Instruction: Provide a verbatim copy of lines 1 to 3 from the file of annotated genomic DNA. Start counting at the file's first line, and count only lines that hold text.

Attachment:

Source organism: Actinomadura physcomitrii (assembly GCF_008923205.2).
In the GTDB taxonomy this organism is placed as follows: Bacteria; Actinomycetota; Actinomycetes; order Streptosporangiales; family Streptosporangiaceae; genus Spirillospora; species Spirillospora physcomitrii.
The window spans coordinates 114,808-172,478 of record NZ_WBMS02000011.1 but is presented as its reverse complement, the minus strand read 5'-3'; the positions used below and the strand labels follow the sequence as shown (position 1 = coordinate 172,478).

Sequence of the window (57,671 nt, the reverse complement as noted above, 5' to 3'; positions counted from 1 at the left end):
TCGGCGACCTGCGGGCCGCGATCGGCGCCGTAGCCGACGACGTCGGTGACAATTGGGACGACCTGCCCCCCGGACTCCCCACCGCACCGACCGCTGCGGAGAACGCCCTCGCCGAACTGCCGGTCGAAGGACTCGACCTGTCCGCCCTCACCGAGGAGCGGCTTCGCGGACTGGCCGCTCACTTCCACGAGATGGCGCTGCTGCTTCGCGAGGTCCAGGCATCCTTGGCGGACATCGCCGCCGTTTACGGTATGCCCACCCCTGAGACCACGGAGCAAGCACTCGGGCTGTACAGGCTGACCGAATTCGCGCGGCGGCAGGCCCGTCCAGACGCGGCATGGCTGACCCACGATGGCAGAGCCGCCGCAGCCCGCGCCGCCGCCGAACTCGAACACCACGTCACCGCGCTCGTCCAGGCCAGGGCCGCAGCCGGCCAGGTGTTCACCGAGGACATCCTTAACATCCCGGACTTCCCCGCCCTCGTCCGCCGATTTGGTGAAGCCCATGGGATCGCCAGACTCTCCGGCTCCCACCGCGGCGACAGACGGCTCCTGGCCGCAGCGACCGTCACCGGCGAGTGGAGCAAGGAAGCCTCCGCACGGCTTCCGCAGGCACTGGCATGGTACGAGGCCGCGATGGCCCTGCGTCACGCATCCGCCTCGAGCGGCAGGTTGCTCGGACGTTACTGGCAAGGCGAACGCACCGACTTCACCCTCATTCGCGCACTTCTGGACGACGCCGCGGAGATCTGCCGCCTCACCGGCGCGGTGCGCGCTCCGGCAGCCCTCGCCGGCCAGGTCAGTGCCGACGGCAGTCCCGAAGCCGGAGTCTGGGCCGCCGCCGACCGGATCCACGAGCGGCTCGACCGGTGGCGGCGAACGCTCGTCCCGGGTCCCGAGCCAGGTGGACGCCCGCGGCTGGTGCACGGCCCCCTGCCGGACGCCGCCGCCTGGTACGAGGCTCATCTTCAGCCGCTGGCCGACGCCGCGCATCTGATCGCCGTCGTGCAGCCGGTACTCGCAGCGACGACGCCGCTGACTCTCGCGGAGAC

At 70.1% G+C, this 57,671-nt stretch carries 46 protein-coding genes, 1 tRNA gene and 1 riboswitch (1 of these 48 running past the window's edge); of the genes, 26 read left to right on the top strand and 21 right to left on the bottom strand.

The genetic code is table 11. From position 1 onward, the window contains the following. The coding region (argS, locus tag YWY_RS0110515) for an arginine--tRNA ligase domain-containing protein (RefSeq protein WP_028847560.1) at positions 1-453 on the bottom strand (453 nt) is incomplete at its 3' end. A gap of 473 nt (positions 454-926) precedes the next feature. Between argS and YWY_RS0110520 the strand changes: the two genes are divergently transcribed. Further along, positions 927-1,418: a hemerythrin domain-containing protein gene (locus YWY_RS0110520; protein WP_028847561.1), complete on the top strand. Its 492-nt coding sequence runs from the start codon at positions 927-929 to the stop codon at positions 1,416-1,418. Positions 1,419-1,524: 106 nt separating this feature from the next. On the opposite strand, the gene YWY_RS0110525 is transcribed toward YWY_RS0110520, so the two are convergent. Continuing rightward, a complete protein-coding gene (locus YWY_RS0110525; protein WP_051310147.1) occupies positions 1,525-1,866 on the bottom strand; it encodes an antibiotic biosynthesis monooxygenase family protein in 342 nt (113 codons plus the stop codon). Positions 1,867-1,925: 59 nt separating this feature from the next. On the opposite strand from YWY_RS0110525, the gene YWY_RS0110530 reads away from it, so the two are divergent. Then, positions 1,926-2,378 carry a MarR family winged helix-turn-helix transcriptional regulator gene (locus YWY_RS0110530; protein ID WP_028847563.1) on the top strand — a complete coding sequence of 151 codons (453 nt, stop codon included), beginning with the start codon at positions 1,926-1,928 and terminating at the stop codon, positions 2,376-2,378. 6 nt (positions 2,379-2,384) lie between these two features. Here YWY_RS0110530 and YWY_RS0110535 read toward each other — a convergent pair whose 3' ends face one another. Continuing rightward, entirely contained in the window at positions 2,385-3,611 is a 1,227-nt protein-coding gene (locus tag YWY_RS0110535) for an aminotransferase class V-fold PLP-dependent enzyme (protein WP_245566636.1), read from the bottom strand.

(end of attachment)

Source organism: Actinomadura physcomitrii (assembly GCF_008923205.2).
In the GTDB taxonomy this organism is placed as follows: Bacteria; Actinomycetota; Actinomycetes; order Streptosporangiales; family Streptosporangiaceae; genus Spirillospora; species Spirillospora physcomitrii.
The window spans coordinates 114,808-172,478 of record NZ_WBMS02000011.1 but is presented as its reverse complement, the minus strand read 5'-3'; the positions used below and the strand labels follow the sequence as shown (position 1 = coordinate 172,478).